Professional Community for Car Dealers, Marketing, Advertising and Sales Leaders
Dealerships spend a lot of money on leads. The bigger the store, the more money spent. And, added to that expense are staffing costs and the time and effort involved in trying to engage with consumers who submit the leads.
In the car shopping process consumers conduct a considerable amount of research and visit many different touch points. A major goal of any dealer’s digital advertising is to engage that consumer, capture their interest in a vehicle and get them onto their website. Typically, at that point, the consumer has narrowed their vehicle choice down to one the dealership has in stock, and the behavior indicates a low-funnel buyer.
Then the magic happens… and that customer converts on your website. But then the process grinds to a sickening halt.
Wait a minute – what the heck happens here -- why do so few of these leads turn into actual sales? Something inevitably motivated that car shopper to fill in that form to get more information and initiate contact. So, where’s the problem?
We studied the process in many dealerships and found the problem lies in the fact that the average time for a lead to get into the CRM is 6-12 minutes. This is for a multitude of reasons including poor email providers, volume of requests being processed, etc. But the point is, it’s pretty inefficient.
The faster you obtain the lead information and contact the inquiring customer, the more likely that customer will still be sitting in front of their computer, perhaps even staring at the VDP they converted on! Each passing minute reduces the chance the customer is still in “car-shopping” mode, available to talk. The general rule of thumb is that the first person to get that customer on the phone gets the sale.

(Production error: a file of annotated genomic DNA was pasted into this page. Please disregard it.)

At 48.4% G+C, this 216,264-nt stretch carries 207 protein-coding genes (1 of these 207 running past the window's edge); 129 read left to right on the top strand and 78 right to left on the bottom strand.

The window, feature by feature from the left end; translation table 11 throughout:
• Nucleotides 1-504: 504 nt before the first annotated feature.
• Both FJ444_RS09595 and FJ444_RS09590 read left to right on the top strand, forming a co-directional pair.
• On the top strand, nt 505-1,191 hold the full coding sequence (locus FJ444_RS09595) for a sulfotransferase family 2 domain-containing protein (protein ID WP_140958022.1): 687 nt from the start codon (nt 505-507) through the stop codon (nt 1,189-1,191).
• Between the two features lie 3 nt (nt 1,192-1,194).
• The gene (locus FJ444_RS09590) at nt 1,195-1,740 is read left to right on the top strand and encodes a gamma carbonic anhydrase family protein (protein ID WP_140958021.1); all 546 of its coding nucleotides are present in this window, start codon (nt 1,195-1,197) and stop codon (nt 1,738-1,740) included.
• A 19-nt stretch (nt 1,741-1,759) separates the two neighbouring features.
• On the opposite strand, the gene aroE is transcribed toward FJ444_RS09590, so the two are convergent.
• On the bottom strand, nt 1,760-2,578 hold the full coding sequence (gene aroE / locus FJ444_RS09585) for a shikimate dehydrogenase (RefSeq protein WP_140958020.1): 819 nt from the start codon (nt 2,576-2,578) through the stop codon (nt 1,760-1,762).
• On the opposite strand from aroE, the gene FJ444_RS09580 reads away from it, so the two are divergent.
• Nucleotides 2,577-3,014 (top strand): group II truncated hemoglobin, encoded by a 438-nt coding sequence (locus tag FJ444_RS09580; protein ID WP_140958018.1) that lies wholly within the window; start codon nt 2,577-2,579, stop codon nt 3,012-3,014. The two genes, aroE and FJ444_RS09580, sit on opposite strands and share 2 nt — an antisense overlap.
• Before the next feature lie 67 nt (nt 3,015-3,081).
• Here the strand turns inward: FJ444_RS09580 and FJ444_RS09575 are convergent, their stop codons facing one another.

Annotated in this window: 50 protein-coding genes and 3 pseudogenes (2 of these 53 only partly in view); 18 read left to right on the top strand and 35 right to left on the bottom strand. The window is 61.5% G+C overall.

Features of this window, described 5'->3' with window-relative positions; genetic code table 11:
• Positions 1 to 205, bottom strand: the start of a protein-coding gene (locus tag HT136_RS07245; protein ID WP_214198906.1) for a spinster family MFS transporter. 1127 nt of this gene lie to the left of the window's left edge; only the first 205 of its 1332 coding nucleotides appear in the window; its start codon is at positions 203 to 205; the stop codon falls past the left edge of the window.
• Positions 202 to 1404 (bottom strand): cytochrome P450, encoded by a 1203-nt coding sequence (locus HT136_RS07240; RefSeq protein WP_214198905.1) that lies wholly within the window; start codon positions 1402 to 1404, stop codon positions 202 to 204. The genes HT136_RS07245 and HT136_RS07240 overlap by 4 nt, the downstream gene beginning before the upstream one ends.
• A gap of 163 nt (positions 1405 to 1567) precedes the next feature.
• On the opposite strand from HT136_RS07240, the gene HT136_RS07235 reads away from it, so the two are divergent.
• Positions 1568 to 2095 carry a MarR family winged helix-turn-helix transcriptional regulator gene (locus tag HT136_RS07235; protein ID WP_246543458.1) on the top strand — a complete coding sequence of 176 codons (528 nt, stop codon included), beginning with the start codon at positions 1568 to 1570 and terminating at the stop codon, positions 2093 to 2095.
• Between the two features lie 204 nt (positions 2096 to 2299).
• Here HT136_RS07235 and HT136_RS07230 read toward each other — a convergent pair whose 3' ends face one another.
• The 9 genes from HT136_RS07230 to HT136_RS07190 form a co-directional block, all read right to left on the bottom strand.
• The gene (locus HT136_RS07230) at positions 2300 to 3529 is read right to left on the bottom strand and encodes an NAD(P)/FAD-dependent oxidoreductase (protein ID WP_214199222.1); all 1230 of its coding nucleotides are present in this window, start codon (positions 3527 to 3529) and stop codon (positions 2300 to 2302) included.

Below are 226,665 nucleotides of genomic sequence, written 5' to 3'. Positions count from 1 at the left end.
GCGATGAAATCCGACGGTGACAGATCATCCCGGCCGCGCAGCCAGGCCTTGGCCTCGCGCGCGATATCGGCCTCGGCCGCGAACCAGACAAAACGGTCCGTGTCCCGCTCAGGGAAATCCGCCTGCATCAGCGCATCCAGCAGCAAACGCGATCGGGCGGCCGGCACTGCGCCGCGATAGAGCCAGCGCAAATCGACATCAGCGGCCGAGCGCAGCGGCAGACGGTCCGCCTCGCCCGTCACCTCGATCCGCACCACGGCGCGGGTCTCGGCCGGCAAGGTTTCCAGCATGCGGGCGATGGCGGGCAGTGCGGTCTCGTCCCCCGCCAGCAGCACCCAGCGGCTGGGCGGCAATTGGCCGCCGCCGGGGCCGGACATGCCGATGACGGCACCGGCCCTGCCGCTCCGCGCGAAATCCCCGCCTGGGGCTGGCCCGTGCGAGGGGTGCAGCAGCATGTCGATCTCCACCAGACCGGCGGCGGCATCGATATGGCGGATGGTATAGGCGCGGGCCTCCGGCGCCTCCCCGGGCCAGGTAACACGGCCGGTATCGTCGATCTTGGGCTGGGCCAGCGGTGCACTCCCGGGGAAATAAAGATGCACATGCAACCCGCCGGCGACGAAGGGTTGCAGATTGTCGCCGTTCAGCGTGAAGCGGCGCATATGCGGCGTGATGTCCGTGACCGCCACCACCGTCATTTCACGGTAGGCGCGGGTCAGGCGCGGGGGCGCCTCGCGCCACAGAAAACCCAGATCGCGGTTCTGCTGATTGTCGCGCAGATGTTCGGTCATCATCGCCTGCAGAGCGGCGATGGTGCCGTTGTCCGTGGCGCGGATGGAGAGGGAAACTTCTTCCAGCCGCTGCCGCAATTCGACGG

However, at most dealerships what happens is as follows:
Sadly, that lag of 6-12 minutes getting the lead into the CRM can quite simply destroy the sale.
Have you ever heard the saying that a chain is only as strong as its weakest link? The same applies to the digital world. The mechanics involved once a customer clicks that “submit” button typically go something like this:
If the Internet Manager or BDC agent quickly connects with that lead, the customer is typically impressed and open to talk. It’s the time lag between a customer requesting information and being contacted that reduces contact percentages. It simply creates inefficient communication chains and a poor customer experience.
How can you tell if this is happening at your store? Test it yourself! Submit a lead and monitor how long it takes – on average – for a lead to go from your website into your CRM. But don’t stop there. In addition, monitor how fast someone on your staff reaches out. Both of these factors are vital to improving the time it takes to actually connect with a customer, and from there your overall closing rate.
Customers like a good experience.
If you can quickly connect and provide relevant information, this starts building rapport and trust.
Don’t get cut out by a failure to communicate.